This comment seems more suited for someone wearing a top hat rather
than a cowl. Cultist Kat, another dyed-in-the-wool Angelino with her
own trust fund, haughtily agrees: “We need people who are willing to
serve.” At the moment Kat is attending cooking school in New York. Her
funds are mostly tied up in military stocks, tobacco and
pharmaceuticals. Real pig shit. With all her freak flags, mood rings
and wacky beliefs—she is involved in a cult that worships Shirley Jones
of Partridge Family fame as a god—Cultist Kat has the heart of a cash
Kat probably believes this shit about most people being sheep (she
certainly talks about it enough). Maybe she even sees herself as one.
But with Satanist Paul, it’s more complex. He frequently throws out a
completely inflammatory claim—like “the Nazis suffered for aesthetics;
I do as well”—to only nullify it with an abstruse philosophical
concept. The intellectual apologist of an evil movement is a well-known
archetype. Satanist Paul even lived on Mt. Athos for three months with
But there’s evil, and then there’s Evil, of the Danzig variety. LaVey’s
notion of Satan is of a trickster challenging the shackles of control,
and Satanist Paul is a very bright guy, so it’s hard to know what he
These days, though, it’s all about the cash, and I can’t help but think
of that old saying: “If you’re so smart, then why aren’t you rich?” Or
in Paul’s case: If you’re so smart, why don’t you make any money?
“The mutual funds that my grandparents set up for me are to start a
business, or buy a house with; it’s not to spend,” Cultist Kat
explains, her BlackBerry lighting up. “I don’t look at that money as
real.” Only someone who’s never worried about money is able to think of
hundreds of thousands of dollars as not real.
“Well your funds are worthless now, aren’t they?” Paul asks with a
sardonic smile. Further complicating matters, Satanist Paul is bothered
by Kat’s investment choices. You see, his old man made his fortune
designing missile radar in Hermosa Beach. The town was an enclave of
the crew-cut and slide-rule boys who won the Cold War.
“I didn’t know one person that wasn’t a defense contractor when I was a
kid,” Paul explains. “During the weekends, these guys were going to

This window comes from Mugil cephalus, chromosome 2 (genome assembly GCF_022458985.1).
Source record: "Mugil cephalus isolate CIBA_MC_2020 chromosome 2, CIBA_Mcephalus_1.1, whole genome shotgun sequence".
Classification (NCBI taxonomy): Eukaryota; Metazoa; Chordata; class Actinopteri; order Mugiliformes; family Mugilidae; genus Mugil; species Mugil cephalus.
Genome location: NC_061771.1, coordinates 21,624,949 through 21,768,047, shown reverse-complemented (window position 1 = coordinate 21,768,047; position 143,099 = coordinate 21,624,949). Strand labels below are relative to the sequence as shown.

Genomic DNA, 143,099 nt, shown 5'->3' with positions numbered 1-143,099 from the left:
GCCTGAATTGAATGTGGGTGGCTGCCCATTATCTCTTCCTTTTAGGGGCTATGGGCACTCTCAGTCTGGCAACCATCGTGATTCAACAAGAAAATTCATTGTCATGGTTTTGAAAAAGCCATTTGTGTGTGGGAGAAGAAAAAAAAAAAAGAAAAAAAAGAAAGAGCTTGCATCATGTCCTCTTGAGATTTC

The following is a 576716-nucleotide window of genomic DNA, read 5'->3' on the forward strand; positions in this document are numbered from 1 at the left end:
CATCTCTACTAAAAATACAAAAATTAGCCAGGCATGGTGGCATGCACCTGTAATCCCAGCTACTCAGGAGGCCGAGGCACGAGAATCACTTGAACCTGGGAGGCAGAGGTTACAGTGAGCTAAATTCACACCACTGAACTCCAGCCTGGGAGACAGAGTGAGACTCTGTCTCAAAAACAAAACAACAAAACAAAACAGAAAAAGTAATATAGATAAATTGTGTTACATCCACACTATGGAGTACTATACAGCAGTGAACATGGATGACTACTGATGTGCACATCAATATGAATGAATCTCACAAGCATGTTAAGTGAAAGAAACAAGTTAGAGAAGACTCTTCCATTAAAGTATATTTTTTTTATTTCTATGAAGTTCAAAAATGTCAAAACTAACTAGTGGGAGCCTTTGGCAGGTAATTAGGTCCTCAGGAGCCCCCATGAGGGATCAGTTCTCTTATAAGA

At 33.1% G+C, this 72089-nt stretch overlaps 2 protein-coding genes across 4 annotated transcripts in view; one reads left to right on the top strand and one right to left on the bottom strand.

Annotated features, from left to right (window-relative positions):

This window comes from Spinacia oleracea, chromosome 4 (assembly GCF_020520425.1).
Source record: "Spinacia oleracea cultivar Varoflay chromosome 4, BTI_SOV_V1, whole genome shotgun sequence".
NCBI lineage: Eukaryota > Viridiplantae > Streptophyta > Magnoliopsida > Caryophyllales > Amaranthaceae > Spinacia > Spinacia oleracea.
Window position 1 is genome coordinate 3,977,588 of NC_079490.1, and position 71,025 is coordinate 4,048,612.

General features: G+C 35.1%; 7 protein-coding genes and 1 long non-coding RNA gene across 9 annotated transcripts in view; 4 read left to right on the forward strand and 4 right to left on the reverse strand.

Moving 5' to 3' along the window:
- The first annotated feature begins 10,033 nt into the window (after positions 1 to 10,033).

little league games and then, on Monday, they were inventing ways to
kill people. It’s a truly horrible way to make a living.”
“I hear you’re a Satanist and a fucking Jew,” Fat Finger Joe taunts Paul when he catches up to us after the show.
“Well, I’m not a Jew,” Paul says.
“L’cheim, L’cheim,” our friendly pipe welder replies.
Satanist Paul’s face tenses, but then his usual stoic look comes back.
“I’m sorry my look offends you,” he says. Fat Finger Joe gives up with
puzzled disgust and disappears into the throng of club goers.
“How the fuck were you so calm?” I ask Satanist Paul as we walk down
East 11th. Bridge-and-tunnel teen princesses in skimpy see-through
dresses pile out of Hummer Limos
“Do you really think his reactions have anything to do with me?” Paul
answers as a Last Night’s Party photog shunts me aside and snaps a few
pics of him. Both reactions—the hipster’s pic-taking and welder’s
insults—are superficial, he says, and therefore meaningless. “Still,
Joe and the photog are idiots,” I say.
“They’re human beings,” Satanist Paul answers.
With all that’s changed in this city during the last 10 years, it’s
uplifting to know that a rich L.A. Satanist has a more humanitarian
outlook than your average New Yorker. And he’s definitely more polite.
“Look, do you really think it’s the first time someone hasn’t liked me
for the way I look?” Satanist Paul continues. I drop the disagreement,
and we part ways. Paul is heading off to Starbucks to read Lavatsky and
wait for a girl. “It’s just a test of endurance and will,” he says,
patting one of the massive volumes in his messenger bag.
When I get home after my night out with the trust-fund Satanists, a
long, rambling email screed, riddled with misspellings, is waiting for
me. It was from John Aes-Nihil (aka John Cagle), a 60-year-old Andy Warhol look-a-like and
Charlie Manson fanatic who is the godfather of the L.A. Satanism scene.
If you except Satan as your Personal Demon, You will be Provided for,
Hail Satan! I don’t get to be a Counter-Culture Sensation like Paul,
nor do I get to be labeled a Leading Satanist and followed around and
acused of not only being a leading Satanist but of being an actual Jew,
and on Yom Kipper no less, Oy!
Enough devil talk. It’s time for bed.
I first met Satanic Paul earlier in the day while standing in St. Marks
Books reading some hardboiled stuff off the front racks. My old friend
Sean started knocking on the window and gesturing for me to come
“Dude, you’ve got to meet Sara’s friend. Remember I told you about the
guy she went to that huge Satanist wedding with?” I tried to recall,
but Sean—short-spiked hair, in all-black denim—was already tugging me
down the street. “He lost a bunch of money in the stock market today
and wants us to go down to Wall Street with him and yell at the traders
Sean made it sound like the trio was going on a day-trip to Oz. I guess
I’d try to make the best out of Sean’s girlfriend’s Satanist
ex-boyfriend coming into town.
Sean met Sara while they were both working at CBGB. Sara had a demure
rockabilly look that every Downtown shithole used to have—skinny
glasses, teased blond hair and black boots—that made you question what
she was doing there. She was that girl at CB’s during its final years.
So Sean—a former squatter with long, greasy hair—got a Modish haircut.
He traded in his Hardcore T-shirts for Fred Perry polos. Soon he just
wasn’t around anymore.
Anyway, ex-Hardcore Sean is dragging me down the street, talking about
this Satanist ex-boyfriend of Sara’s that lost some dough.
“So this freak show lost a few thousand bucks?”